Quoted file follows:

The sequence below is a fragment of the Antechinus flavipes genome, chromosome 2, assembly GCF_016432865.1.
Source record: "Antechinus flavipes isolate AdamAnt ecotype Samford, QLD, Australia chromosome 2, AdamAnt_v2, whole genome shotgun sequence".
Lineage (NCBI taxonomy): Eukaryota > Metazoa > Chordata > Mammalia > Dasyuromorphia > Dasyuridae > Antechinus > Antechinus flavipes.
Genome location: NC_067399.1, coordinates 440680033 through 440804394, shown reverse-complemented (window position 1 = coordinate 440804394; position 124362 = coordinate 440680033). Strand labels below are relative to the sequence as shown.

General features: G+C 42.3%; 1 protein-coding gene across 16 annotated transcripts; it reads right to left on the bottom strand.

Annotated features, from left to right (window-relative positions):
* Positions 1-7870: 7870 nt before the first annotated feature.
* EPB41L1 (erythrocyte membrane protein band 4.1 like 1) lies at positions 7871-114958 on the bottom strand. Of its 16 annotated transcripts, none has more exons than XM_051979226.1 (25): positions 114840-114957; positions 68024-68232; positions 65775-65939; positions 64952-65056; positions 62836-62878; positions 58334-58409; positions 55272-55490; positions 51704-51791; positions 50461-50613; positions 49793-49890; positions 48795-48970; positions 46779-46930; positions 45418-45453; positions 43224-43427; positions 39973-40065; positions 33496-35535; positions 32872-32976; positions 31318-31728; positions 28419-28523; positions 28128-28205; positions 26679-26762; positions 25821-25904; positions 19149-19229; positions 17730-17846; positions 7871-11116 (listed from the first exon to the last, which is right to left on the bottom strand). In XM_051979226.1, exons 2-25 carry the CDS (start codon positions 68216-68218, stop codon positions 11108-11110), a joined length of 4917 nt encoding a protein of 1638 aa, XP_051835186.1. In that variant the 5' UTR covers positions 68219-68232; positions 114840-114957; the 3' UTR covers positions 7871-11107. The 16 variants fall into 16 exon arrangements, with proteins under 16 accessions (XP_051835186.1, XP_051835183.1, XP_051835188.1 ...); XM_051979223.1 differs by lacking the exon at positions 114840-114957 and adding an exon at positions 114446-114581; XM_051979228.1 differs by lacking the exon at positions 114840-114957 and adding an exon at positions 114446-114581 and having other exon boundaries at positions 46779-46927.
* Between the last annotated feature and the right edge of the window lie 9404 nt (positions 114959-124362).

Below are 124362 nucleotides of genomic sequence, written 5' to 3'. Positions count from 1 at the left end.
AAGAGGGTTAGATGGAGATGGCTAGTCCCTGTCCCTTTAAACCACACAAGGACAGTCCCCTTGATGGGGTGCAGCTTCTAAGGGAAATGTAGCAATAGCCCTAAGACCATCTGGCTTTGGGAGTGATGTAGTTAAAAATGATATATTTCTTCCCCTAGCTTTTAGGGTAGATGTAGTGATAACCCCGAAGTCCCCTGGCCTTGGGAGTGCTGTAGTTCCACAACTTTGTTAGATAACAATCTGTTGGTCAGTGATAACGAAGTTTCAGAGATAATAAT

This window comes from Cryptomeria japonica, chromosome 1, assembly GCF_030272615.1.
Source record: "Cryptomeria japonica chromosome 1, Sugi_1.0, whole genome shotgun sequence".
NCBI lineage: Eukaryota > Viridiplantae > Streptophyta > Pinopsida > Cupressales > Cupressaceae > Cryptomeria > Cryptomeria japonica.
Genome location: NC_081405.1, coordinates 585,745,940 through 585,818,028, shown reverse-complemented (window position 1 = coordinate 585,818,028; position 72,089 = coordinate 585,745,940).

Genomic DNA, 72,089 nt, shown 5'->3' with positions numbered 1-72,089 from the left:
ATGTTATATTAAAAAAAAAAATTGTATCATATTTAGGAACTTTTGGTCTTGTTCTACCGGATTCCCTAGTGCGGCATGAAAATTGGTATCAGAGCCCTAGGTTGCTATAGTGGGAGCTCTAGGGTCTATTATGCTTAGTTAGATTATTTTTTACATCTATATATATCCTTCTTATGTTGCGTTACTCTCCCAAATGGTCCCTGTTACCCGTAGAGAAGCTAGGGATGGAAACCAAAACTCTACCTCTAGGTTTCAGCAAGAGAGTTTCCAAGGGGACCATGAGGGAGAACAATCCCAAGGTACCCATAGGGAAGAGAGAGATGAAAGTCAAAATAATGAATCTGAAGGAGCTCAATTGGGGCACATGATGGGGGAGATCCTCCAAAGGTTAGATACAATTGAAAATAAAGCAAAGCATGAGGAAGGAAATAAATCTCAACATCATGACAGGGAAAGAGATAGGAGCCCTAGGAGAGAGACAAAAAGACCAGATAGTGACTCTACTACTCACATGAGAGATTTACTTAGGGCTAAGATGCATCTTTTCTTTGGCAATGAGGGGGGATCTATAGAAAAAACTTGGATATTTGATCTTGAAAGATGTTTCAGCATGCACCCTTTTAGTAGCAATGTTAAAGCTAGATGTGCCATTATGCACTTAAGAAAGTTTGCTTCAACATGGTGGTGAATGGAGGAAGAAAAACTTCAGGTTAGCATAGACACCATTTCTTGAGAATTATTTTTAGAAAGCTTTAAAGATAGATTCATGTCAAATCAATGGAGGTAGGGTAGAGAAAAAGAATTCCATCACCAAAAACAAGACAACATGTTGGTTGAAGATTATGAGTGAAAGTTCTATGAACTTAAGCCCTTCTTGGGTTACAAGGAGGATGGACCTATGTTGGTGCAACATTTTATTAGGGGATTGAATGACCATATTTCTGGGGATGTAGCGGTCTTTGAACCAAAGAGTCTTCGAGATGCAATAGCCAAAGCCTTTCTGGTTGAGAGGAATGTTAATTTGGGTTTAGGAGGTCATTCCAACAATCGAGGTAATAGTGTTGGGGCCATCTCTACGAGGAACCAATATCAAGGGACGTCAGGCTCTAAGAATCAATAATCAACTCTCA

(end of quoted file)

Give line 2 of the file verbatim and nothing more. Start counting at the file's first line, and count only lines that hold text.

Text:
Source record: "Antechinus flavipes isolate AdamAnt ecotype Samford, QLD, Australia chromosome 2, AdamAnt_v2, whole genome shotgun sequence".